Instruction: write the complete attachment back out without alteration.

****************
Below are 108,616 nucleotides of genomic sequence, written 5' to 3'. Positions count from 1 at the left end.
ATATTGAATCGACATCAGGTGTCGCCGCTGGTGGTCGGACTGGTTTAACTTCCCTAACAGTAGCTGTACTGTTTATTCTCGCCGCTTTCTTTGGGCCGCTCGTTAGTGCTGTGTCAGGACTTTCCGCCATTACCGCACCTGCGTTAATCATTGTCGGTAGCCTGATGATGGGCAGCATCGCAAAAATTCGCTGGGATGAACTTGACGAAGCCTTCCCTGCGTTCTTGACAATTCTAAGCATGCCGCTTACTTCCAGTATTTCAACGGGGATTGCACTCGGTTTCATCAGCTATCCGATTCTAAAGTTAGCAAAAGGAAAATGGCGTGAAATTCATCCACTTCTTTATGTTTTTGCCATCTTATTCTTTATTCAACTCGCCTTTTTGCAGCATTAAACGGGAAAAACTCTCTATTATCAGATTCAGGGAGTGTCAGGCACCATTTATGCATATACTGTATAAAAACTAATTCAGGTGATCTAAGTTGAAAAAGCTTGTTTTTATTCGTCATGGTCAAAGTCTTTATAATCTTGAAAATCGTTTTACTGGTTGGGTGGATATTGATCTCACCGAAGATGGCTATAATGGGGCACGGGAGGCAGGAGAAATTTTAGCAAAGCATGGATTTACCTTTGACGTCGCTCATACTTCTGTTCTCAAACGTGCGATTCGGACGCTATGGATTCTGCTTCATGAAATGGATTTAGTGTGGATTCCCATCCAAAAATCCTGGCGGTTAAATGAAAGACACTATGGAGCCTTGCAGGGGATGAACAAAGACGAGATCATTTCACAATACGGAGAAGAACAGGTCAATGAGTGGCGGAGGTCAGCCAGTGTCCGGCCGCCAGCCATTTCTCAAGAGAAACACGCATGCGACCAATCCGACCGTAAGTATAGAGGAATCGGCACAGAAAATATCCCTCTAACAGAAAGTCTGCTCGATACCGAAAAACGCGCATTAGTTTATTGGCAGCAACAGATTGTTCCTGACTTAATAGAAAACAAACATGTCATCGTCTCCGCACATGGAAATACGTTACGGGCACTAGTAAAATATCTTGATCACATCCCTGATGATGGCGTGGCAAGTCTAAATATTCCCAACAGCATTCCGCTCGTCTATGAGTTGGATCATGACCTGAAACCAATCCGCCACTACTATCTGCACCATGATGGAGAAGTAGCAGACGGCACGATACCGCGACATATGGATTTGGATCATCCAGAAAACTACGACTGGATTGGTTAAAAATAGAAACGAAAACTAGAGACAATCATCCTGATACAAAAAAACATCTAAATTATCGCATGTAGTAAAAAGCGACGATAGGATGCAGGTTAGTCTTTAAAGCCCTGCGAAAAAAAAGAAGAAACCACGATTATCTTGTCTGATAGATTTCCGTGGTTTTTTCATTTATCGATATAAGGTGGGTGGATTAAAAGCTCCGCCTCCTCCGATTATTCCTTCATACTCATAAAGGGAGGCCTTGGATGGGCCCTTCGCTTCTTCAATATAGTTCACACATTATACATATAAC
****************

Below are 108,616 nucleotides of genomic sequence, written 5' to 3'. Positions count from 1 at the left end.
ATATTGAATCGACATCAGGTGTCGCCGCTGGTGGTCGGACTGGTTTAACTTCCCTAACAGTAGCTGTACTGTTTATTCTCGCCGCTTTCTTTGGGCCGCTCGTTAGTGCTGTGTCAGGACTTTCCGCCATTACCGCACCTGCGTTAATCATTGTCGGTAGCCTGATGATGGGCAGCATCGCAAAAATTCGCTGGGATGAACTTGACGAAGCCTTCCCTGCGTTCTTGACAATTCTAAGCATGCCGCTTACTTCCAGTATTTCAACGGGGATTGCACTCGGTTTCATCAGCTATCCGATTCTAAAGTTAGCAAAAGGAAAATGGCGTGAAATTCATCCACTTCTTTATGTTTTTGCCATCTTATTCTTTATTCAACTCGCCTTTTTGCAGCATTAAACGGGAAAAACTCTCTATTATCAGATTCAGGGAGTGTCAGGCACCATTTATGCATATACTGTATAAAAACTAATTCAGGTGATCTAAGTTGAAAAAGCTTGTTTTTATTCGTCATGGTCAAAGTCTTTATAATCTTGAAAATCGTTTTACTGGTTGGGTGGATATTGATCTCACCGAAGATGGCTATAATGGGGCACGGGAGGCAGGAGAAATTTTAGCAAAGCATGGATTTACCTTTGACGTCGCTCATACTTCTGTTCTCAAACGTGCGATTCGGACGCTATGGATTCTGCTTCATGAAATGGATTTAGTGTGGATTCCCATCCAAAAATCCTGGCGGTTAAATGAAAGACACTATGGAGCCTTGCAGGGGATGAACAAAGACGAGATCATTTCACAATACGGAGAAGAACAGGTCAATGAGTGGCGGAGGTCAGCCAGTGTCCGGCCGCCAGCCATTTCTCAAGAGAAACACGCATGCGACCAATCCGACCGTAAGTATAGAGGAATCGGCACAGAAAATATCCCTCTAACAGAAAGTCTGCTCGATACCGAAAAACGCGCATTAGTTTATTGGCAGCAACAGATTGTTCCTGACTTAATAGAAAACAAACATGTCATCGTCTCCGCACATGGAAATACGTTACGGGCACTAGTAAAATATCTTGATCACATCCCTGATGATGGCGTGGCAAGTCTAAATATTCCCAACAGCATTCCGCTCGTCTATGAGTTGGATCATGACCTGAAACCAATCCGCCACTACTATCTGCACCATGATGGAGAAGTAGCAGACGGCACGATACCGCGACATATGGATTTGGATCATCCAGAAAACTACGACTGGATTGGTTAAAAATAGAAACGAAAACTAGAGACAATCATCCTGATACAAAAAAACATCTAAATTATCGCATGTAGTAAAAAGCGACGATAGGATGCAGGTTAGTCTTTAAAGCCCTGCGAAAAAAAAGAAGAAACCACGATTATCTTGTCTGATAGATTTCCGTGGTTTTTTCATTTATCGATATAAGGTGGGTGGATTAAAAGCTCCGCCTCCTCCGATTATTCCTTCATACTCATAAAGGGAGGCCTTGGATGGGCCCTTCGCTTCTTCAATATAGTTCACACATTATACATATAAC